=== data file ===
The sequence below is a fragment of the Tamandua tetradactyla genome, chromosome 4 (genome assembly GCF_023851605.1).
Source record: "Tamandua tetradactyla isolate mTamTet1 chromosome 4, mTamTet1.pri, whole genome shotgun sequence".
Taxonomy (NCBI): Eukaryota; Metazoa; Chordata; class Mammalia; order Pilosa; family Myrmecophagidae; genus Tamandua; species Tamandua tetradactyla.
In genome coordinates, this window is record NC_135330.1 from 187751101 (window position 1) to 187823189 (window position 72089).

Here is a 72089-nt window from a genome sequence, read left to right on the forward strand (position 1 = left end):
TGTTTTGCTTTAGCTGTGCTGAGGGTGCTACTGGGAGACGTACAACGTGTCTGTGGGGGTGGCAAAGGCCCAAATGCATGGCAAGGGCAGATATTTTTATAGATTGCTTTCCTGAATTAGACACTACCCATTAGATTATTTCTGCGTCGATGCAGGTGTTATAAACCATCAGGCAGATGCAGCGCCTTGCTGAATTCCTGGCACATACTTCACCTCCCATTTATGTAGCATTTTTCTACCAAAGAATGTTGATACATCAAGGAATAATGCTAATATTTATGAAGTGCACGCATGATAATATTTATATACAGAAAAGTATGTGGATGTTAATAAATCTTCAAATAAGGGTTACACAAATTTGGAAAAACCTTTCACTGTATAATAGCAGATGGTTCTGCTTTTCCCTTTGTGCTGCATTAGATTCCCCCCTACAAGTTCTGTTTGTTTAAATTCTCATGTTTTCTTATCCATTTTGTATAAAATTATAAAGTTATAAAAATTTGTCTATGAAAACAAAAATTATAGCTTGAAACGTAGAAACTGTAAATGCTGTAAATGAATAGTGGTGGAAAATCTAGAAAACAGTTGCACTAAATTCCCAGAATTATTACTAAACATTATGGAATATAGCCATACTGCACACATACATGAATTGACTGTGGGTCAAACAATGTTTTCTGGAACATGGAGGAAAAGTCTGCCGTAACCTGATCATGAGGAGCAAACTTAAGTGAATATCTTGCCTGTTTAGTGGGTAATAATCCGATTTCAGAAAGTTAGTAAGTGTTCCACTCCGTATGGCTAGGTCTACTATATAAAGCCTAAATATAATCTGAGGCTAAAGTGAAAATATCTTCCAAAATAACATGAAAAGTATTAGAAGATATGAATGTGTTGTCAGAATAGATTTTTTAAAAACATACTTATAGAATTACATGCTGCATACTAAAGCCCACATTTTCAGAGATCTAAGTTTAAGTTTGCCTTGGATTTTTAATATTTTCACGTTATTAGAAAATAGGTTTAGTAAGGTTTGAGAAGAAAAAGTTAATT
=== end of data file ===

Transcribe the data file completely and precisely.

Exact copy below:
The sequence below is a fragment of the Tamandua tetradactyla genome, chromosome 4 (genome assembly GCF_023851605.1).
Source record: "Tamandua tetradactyla isolate mTamTet1 chromosome 4, mTamTet1.pri, whole genome shotgun sequence".
Taxonomy (NCBI): Eukaryota; Metazoa; Chordata; class Mammalia; order Pilosa; family Myrmecophagidae; genus Tamandua; species Tamandua tetradactyla.
In genome coordinates, this window is record NC_135330.1 from 187751101 (window position 1) to 187823189 (window position 72089).

Here is a 72089-nt window from a genome sequence, read left to right on the forward strand (position 1 = left end):
TGTTTTGCTTTAGCTGTGCTGAGGGTGCTACTGGGAGACGTACAACGTGTCTGTGGGGGTGGCAAAGGCCCAAATGCATGGCAAGGGCAGATATTTTTATAGATTGCTTTCCTGAATTAGACACTACCCATTAGATTATTTCTGCGTCGATGCAGGTGTTATAAACCATCAGGCAGATGCAGCGCCTTGCTGAATTCCTGGCACATACTTCACCTCCCATTTATGTAGCATTTTTCTACCAAAGAATGTTGATACATCAAGGAATAATGCTAATATTTATGAAGTGCACGCATGATAATATTTATATACAGAAAAGTATGTGGATGTTAATAAATCTTCAAATAAGGGTTACACAAATTTGGAAAAACCTTTCACTGTATAATAGCAGATGGTTCTGCTTTTCCCTTTGTGCTGCATTAGATTCCCCCCTACAAGTTCTGTTTGTTTAAATTCTCATGTTTTCTTATCCATTTTGTATAAAATTATAAAGTTATAAAAATTTGTCTATGAAAACAAAAATTATAGCTTGAAACGTAGAAACTGTAAATGCTGTAAATGAATAGTGGTGGAAAATCTAGAAAACAGTTGCACTAAATTCCCAGAATTATTACTAAACATTATGGAATATAGCCATACTGCACACATACATGAATTGACTGTGGGTCAAACAATGTTTTCTGGAACATGGAGGAAAAGTCTGCCGTAACCTGATCATGAGGAGCAAACTTAAGTGAATATCTTGCCTGTTTAGTGGGTAATAATCCGATTTCAGAAAGTTAGTAAGTGTTCCACTCCGTATGGCTAGGTCTACTATATAAAGCCTAAATATAATCTGAGGCTAAAGTGAAAATATCTTCCAAAATAACATGAAAAGTATTAGAAGATATGAATGTGTTGTCAGAATAGATTTTTTAAAAACATACTTATAGAATTACATGCTGCATACTAAAGCCCACATTTTCAGAGATCTAAGTTTAAGTTTGCCTTGGATTTTTAATATTTTCACGTTATTAGAAAATAGGTTTAGTAAGGTTTGAGAAGAAAAAGTTAATT